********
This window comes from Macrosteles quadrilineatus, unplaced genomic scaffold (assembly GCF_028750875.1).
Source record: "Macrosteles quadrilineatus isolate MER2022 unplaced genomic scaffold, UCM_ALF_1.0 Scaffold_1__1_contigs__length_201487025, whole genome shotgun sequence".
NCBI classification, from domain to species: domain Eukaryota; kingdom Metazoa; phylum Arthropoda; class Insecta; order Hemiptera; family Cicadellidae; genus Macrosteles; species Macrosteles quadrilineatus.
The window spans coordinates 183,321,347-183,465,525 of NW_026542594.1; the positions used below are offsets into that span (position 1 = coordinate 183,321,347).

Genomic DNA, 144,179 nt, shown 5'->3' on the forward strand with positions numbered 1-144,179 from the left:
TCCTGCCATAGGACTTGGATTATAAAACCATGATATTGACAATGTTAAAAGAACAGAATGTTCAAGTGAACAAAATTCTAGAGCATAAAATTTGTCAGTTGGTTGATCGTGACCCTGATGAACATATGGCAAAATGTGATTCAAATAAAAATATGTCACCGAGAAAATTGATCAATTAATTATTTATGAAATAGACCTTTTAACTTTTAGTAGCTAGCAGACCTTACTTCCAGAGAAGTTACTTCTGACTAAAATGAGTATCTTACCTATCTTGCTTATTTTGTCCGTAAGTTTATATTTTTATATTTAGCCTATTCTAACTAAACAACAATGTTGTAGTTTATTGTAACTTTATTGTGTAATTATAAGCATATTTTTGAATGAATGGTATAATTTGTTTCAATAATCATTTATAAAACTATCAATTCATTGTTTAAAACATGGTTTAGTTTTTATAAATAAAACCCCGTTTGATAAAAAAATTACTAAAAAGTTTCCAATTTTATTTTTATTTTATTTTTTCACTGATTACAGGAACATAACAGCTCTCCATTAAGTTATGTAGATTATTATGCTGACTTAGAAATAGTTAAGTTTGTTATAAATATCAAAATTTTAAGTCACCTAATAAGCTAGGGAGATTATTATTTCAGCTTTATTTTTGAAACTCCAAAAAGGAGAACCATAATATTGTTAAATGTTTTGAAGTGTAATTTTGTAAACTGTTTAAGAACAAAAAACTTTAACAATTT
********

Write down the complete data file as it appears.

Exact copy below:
This window comes from Macrosteles quadrilineatus, unplaced genomic scaffold (assembly GCF_028750875.1).
Source record: "Macrosteles quadrilineatus isolate MER2022 unplaced genomic scaffold, UCM_ALF_1.0 Scaffold_1__1_contigs__length_201487025, whole genome shotgun sequence".
NCBI classification, from domain to species: domain Eukaryota; kingdom Metazoa; phylum Arthropoda; class Insecta; order Hemiptera; family Cicadellidae; genus Macrosteles; species Macrosteles quadrilineatus.
The window spans coordinates 183,321,347-183,465,525 of NW_026542594.1; the positions used below are offsets into that span (position 1 = coordinate 183,321,347).

Genomic DNA, 144,179 nt, shown 5'->3' on the forward strand with positions numbered 1-144,179 from the left:
TCCTGCCATAGGACTTGGATTATAAAACCATGATATTGACAATGTTAAAAGAACAGAATGTTCAAGTGAACAAAATTCTAGAGCATAAAATTTGTCAGTTGGTTGATCGTGACCCTGATGAACATATGGCAAAATGTGATTCAAATAAAAATATGTCACCGAGAAAATTGATCAATTAATTATTTATGAAATAGACCTTTTAACTTTTAGTAGCTAGCAGACCTTACTTCCAGAGAAGTTACTTCTGACTAAAATGAGTATCTTACCTATCTTGCTTATTTTGTCCGTAAGTTTATATTTTTATATTTAGCCTATTCTAACTAAACAACAATGTTGTAGTTTATTGTAACTTTATTGTGTAATTATAAGCATATTTTTGAATGAATGGTATAATTTGTTTCAATAATCATTTATAAAACTATCAATTCATTGTTTAAAACATGGTTTAGTTTTTATAAATAAAACCCCGTTTGATAAAAAAATTACTAAAAAGTTTCCAATTTTATTTTTATTTTATTTTTTCACTGATTACAGGAACATAACAGCTCTCCATTAAGTTATGTAGATTATTATGCTGACTTAGAAATAGTTAAGTTTGTTATAAATATCAAAATTTTAAGTCACCTAATAAGCTAGGGAGATTATTATTTCAGCTTTATTTTTGAAACTCCAAAAAGGAGAACCATAATATTGTTAAATGTTTTGAAGTGTAATTTTGTAAACTGTTTAAGAACAAAAAACTTTAACAATTT